Aware singer and poet, Yaya Bey sings about the journey to black liberation in her latest song, "Buck McDaniels." In a low register and in and out of hums, she supports revolution and won't back down in the fight for justice. Bey's unapologetic about her resistance but honest about how taxing navigating oppression can be. The song is also a track from her upcoming The Many Alter-Egos of Trill'etta Brown EP, where Bey celebrates and advocates for the greatness of black girls and women.
Over email, Bey told The FADER, "I spent some time in Ferguson protesting and there was this one night the police were tear gassing and you could hear bullets off in the distance and so everybody takes off running in the opposite direction and this one white guy is running towards me but I was so scared it took me a minute to realize what was happening. Before I knew it he punched me in the face. He literally ran towards bullets and tear gas just to hit me in the face. Later that night I met my friend Dre, he's the voice you hear in the beginning and middle of the song. He helped me and my friends to safety that night and by safety I mean he took us to the trap house. It was the safest place to be."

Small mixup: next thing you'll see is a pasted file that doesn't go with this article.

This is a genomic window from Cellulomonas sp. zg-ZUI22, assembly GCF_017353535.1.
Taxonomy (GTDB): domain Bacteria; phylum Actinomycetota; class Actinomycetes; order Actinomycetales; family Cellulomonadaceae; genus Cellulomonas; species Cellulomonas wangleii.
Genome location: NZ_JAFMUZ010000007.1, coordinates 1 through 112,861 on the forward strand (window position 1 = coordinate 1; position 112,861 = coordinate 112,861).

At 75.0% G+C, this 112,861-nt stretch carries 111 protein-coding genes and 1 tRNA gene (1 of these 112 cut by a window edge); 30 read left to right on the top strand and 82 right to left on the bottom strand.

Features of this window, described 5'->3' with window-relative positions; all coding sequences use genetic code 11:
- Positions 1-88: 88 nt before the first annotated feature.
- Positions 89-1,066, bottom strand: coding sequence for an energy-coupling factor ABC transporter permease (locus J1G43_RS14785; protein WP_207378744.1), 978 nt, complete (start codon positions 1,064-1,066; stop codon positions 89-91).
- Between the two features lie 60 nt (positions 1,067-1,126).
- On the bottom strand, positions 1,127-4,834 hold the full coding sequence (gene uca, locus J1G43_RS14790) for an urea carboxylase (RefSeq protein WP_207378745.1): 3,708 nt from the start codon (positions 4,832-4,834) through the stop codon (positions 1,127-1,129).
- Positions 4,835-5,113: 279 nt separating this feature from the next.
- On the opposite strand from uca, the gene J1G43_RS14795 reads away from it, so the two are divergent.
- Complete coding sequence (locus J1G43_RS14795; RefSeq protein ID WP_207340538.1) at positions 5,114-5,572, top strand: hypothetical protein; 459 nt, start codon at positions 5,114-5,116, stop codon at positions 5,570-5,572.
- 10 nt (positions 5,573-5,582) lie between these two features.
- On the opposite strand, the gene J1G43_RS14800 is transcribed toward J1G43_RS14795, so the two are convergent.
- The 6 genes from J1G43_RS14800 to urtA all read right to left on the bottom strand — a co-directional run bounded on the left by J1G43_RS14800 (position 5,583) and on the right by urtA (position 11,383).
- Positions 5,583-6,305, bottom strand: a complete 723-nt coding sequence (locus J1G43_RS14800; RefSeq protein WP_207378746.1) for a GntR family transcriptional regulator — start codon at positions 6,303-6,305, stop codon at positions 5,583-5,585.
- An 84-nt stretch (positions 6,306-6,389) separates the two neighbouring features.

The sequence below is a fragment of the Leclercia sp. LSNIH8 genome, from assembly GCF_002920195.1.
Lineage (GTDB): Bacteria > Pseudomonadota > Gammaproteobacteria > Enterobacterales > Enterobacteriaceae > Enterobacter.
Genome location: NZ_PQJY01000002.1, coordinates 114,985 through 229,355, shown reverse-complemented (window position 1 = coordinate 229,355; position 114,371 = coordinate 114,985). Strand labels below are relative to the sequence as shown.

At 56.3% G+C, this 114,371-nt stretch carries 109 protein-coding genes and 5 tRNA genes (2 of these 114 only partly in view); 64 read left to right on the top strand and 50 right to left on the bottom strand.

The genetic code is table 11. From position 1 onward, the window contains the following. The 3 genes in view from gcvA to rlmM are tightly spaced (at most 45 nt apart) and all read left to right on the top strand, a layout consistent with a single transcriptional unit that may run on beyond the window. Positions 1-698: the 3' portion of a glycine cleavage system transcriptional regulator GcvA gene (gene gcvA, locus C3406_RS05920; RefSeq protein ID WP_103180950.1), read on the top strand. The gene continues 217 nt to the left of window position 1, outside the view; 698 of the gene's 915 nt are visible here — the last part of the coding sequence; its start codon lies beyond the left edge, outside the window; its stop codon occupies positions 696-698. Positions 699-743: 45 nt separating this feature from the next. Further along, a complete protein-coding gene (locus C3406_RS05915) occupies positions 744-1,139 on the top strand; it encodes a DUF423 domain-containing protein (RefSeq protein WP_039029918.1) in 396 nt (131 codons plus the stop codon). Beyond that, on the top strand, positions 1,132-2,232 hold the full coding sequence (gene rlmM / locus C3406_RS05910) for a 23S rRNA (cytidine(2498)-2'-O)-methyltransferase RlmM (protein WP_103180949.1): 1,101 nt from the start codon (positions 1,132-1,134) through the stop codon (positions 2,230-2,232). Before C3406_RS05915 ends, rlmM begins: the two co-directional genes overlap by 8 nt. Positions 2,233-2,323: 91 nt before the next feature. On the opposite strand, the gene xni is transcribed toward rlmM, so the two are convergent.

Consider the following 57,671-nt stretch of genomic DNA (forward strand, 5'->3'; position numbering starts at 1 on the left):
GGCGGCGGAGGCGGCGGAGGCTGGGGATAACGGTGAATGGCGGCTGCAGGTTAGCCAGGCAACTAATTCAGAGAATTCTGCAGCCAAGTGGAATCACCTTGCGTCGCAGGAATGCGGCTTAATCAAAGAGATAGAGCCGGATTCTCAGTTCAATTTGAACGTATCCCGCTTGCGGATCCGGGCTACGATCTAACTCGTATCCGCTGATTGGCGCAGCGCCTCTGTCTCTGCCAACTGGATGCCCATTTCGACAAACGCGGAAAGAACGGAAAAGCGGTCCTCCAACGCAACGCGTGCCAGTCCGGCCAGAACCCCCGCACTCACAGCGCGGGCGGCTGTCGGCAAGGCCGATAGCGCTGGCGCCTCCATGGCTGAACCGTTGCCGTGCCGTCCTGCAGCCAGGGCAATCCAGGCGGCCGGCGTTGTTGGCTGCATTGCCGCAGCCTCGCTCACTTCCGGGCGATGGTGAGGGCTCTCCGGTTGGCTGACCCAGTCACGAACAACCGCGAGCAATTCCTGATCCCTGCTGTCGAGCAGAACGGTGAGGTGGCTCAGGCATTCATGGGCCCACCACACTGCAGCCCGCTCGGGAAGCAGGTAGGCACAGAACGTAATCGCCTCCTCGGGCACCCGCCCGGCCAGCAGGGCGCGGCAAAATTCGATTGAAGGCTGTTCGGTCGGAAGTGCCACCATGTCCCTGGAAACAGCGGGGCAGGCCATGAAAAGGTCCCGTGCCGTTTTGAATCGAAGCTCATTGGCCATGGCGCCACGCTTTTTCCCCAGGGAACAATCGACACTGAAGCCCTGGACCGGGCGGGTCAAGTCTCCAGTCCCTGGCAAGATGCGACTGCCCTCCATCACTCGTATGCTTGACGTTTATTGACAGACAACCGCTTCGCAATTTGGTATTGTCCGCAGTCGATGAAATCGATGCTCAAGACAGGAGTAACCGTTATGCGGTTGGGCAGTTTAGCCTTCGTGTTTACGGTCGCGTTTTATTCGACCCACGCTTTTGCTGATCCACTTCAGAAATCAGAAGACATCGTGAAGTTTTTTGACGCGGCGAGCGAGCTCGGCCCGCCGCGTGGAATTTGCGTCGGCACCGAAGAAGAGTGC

She continued, "Dre was a brilliant and beautiful soul and he was murdered a few months later and I made this song with that night in mind. If you ask me, Mike Brown didn't deserve to die and neither did Dre. We really have to start looking at blatant white violence and systemic white violence as one in the same, because we're using systemic respectability politics to justify murder and just complete chaos. We can't be afraid to hold all of it responsible. That's why in the song I say This ain't your grandma's revolution, because we don't all have to be doctors and lawyers. We know now that's not the answer and the trap house isn't the problem it's so much bigger than that."